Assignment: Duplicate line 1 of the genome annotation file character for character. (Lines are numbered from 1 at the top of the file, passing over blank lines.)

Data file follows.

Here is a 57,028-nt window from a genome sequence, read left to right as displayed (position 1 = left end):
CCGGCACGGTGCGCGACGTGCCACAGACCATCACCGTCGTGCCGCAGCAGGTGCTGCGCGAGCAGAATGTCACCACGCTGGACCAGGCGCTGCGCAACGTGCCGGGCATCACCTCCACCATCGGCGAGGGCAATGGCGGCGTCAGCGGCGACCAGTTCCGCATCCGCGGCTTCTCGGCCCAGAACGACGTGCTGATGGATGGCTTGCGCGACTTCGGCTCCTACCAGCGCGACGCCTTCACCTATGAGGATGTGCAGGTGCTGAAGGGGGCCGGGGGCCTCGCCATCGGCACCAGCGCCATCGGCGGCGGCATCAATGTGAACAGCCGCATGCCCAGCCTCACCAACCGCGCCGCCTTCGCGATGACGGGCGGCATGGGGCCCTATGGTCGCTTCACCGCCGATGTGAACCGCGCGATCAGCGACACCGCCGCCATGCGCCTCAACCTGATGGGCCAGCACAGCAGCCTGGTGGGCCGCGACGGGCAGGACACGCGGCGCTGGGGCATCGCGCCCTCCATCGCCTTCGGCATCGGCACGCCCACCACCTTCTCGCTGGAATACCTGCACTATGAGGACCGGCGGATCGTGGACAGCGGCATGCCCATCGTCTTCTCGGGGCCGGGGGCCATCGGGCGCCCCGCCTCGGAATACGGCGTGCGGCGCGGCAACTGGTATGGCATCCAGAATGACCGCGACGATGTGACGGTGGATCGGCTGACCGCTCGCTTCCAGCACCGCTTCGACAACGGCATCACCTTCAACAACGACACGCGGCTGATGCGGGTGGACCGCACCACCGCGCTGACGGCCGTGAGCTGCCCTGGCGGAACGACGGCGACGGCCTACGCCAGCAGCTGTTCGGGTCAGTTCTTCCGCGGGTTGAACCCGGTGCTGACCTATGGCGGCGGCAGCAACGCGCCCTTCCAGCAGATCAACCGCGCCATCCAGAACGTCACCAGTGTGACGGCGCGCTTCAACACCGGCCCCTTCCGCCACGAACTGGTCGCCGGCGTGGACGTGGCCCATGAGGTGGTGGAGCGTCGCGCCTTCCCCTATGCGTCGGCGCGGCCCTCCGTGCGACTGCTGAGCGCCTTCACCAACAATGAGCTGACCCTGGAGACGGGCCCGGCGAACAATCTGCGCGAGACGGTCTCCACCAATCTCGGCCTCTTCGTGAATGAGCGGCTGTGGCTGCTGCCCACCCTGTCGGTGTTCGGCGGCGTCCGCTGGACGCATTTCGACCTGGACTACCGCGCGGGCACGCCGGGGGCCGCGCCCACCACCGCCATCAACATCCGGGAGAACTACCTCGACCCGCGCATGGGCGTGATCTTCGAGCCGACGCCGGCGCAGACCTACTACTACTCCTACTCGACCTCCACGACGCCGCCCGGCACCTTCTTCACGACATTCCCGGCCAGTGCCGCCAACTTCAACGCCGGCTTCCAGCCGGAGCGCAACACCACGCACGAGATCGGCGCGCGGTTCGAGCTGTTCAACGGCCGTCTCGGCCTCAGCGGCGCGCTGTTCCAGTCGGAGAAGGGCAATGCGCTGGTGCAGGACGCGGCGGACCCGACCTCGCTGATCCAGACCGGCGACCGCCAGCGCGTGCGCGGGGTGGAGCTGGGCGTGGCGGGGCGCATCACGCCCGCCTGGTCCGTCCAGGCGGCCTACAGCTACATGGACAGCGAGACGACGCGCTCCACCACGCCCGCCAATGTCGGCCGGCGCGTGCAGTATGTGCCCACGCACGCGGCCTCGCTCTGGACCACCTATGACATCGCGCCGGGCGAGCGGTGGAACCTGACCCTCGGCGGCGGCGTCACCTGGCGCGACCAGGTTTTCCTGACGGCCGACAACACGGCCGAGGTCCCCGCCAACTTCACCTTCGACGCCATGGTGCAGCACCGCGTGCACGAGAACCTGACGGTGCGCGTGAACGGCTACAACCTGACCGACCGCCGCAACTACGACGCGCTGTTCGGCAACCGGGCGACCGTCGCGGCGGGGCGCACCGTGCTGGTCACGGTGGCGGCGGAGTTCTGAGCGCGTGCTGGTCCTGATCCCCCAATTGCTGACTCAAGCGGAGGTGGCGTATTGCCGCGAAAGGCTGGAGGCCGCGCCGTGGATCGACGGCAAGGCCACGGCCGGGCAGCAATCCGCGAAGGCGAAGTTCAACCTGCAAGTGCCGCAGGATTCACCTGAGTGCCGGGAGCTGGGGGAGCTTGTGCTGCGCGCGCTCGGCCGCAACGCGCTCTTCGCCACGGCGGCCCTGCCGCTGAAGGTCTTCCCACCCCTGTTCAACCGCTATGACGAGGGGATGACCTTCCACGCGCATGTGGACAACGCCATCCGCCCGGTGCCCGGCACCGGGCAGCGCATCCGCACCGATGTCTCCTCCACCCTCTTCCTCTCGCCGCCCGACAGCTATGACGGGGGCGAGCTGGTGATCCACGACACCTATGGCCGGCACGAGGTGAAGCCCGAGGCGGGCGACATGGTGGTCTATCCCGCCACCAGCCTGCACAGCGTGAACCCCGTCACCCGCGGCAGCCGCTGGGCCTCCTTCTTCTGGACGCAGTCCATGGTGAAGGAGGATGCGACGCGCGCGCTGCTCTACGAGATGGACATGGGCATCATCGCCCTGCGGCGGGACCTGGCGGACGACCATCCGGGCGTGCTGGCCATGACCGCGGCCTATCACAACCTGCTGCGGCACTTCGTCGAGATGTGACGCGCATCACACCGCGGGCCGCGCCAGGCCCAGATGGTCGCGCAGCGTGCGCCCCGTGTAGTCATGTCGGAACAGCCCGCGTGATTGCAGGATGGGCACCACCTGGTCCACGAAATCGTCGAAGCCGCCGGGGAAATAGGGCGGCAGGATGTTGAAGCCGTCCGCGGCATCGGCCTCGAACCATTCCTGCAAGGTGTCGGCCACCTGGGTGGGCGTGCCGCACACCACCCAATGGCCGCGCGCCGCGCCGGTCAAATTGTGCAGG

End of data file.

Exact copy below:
Here is a 57,028-nt window from a genome sequence, read left to right as displayed (position 1 = left end):